An Armagh woman suffered a nasty ankle injury after slipping in an alleyway she described as a “death trap” earlier this month.
The thoroughfare in the Callanbridge Park area of the city has become a severe health hazard, with moss, weeds and mud beginning to clog up the entry. The pile-up of rubbish hasn’t helped either.
The woman – who did not wish to be named – was left in a heap under the weight of a full bin when she finally succumbed to the slippy moss, which she says was “an accident waiting to happen for a while”.
The injury was compounded by the fact she had two children in the house at the time.
“Local committee members are always asking for it be cleaned and it has been done once in the six-and-a-half years I have lived there,” the woman told Armagh I.
“I was taking my bins out from my back garden round to the front on Wednesday night when I slipped on the thick overgrown moss; my leg went backwards and the bin fell on my ankle.
“It’s absolutely disgusting but luckily I was able to get the bin off my leg as I have two children at home.
“We try to keep it clean as much as we can but most of the time we don’t know whose responsibility it is as there’s a gate in place.”
She has lodged a complaint.
The resident claimed that her landlord had even sent the Housing Executive photos of the issue months ago but nothing was done about it.
She added: “They were told it was an accident waiting to happen. I’m just glad it was me and not a child.”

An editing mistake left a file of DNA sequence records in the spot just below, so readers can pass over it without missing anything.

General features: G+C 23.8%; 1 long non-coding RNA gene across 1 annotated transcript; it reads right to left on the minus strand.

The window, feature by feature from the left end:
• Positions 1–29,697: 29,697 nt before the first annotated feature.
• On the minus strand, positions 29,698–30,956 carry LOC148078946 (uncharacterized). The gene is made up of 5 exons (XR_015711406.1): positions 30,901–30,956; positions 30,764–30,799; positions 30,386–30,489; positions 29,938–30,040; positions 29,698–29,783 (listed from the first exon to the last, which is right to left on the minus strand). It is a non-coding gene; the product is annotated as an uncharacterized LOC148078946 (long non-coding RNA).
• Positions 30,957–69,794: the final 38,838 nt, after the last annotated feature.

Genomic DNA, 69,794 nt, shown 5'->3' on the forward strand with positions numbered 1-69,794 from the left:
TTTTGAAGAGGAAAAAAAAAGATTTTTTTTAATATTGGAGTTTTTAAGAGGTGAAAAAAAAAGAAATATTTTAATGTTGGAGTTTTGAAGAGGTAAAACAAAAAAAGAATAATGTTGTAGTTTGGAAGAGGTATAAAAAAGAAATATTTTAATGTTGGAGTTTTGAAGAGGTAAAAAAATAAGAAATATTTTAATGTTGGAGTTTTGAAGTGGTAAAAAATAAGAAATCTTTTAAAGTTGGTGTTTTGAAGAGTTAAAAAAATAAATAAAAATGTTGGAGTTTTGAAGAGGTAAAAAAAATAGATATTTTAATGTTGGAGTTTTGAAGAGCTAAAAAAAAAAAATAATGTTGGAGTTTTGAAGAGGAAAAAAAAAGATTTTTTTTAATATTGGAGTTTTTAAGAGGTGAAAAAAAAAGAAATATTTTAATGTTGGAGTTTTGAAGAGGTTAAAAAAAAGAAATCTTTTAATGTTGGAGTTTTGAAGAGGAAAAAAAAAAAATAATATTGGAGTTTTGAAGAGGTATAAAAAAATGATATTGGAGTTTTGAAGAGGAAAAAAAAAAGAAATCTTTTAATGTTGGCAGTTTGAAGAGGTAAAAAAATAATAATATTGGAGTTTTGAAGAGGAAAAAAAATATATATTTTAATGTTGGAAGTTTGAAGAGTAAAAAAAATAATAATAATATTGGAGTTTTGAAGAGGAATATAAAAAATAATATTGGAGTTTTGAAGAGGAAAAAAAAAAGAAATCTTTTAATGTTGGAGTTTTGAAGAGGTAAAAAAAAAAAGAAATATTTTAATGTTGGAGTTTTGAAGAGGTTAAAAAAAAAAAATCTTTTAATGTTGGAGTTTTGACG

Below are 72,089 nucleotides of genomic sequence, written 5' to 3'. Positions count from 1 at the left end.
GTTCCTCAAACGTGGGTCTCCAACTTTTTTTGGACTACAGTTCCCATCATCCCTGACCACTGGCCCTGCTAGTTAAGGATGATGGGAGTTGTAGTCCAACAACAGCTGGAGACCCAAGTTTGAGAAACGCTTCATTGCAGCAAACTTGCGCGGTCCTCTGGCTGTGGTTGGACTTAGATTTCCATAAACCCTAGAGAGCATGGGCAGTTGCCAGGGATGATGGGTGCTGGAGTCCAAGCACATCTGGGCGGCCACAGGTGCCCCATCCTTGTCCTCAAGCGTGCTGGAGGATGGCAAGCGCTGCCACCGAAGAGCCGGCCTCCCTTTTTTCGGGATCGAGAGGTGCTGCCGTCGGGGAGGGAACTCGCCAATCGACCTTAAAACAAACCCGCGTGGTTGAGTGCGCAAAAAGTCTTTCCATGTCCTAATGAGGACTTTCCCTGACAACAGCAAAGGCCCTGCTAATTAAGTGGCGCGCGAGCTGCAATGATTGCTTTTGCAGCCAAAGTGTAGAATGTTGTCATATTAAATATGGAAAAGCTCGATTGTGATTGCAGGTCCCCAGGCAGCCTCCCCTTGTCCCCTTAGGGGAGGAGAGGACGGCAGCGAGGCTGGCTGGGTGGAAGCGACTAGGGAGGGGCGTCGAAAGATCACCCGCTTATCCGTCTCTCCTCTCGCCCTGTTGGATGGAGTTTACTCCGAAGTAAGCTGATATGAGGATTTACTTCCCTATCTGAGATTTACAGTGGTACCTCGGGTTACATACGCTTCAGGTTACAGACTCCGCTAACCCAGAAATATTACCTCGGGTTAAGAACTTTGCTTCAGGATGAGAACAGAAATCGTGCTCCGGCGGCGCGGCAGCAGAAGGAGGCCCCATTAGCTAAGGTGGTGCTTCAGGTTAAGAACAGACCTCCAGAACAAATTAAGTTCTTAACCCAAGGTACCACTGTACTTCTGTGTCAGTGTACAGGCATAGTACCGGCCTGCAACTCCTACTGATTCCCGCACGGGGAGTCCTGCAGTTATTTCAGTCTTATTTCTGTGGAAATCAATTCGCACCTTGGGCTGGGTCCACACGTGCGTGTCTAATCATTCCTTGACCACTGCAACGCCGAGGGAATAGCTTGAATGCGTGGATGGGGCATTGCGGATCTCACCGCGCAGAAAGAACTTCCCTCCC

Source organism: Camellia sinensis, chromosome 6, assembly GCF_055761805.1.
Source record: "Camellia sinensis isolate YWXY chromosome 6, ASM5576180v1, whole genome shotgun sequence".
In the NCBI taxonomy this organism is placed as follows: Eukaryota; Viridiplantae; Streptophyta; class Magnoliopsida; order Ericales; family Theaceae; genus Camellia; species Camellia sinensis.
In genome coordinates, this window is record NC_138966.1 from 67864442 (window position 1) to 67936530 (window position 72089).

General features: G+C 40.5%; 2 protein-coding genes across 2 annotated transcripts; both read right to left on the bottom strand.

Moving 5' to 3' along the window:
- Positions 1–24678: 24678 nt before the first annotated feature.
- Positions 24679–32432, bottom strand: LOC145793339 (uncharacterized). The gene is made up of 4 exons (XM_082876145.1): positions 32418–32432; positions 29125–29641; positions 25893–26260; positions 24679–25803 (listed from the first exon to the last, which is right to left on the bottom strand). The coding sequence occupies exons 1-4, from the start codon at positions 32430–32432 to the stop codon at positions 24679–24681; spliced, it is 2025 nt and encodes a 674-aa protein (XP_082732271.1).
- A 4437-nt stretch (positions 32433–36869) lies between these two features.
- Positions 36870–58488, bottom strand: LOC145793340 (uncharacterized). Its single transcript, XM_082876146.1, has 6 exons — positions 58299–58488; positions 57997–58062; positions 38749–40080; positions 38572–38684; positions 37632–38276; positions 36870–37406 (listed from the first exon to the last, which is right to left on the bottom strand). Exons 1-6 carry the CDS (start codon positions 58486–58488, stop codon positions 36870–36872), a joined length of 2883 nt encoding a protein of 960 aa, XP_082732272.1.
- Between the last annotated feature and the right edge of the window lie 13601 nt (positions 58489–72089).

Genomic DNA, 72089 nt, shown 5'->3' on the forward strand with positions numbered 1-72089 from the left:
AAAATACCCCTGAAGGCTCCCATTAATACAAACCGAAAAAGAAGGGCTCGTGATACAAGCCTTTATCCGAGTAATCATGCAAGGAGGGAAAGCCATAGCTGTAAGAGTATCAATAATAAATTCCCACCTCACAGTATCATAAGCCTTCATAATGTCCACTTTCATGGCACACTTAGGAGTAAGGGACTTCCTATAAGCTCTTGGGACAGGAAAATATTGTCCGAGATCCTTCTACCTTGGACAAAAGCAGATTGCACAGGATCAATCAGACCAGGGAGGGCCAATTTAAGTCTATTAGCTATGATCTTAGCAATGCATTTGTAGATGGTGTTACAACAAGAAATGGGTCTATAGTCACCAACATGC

While the resident claimed the Housing Executive (HSENI) had sent someone out to clean the alleyway, HSENI confirmed to Armagh I that it was not their responsibility and to contact the Council.
Armagh I contacted the Council who informed us it was the responsibility of the Department for Infrastructure.
A spokesperson for the Department told Armagh I: “The Department currently inspects the alleyway at Callanbridge Park on a regular basis and will repair any defects that meet our maintenance standards.
“Unfortunately, due to the historic underinvestment in road maintenance and the current significant budgetary constraints we are only able to repair the highest priority defects that present the most significant road safety concerns.
“This means that we are unable to undertake lower priority or discretionary work such as clearing moss or mud. We have not received any recent queries or complaints in relation to this alleyway, but we remain willing to work collaboratively with others, such as the council who are responsible for the removal of rubbish, to do what we can to address this issue.”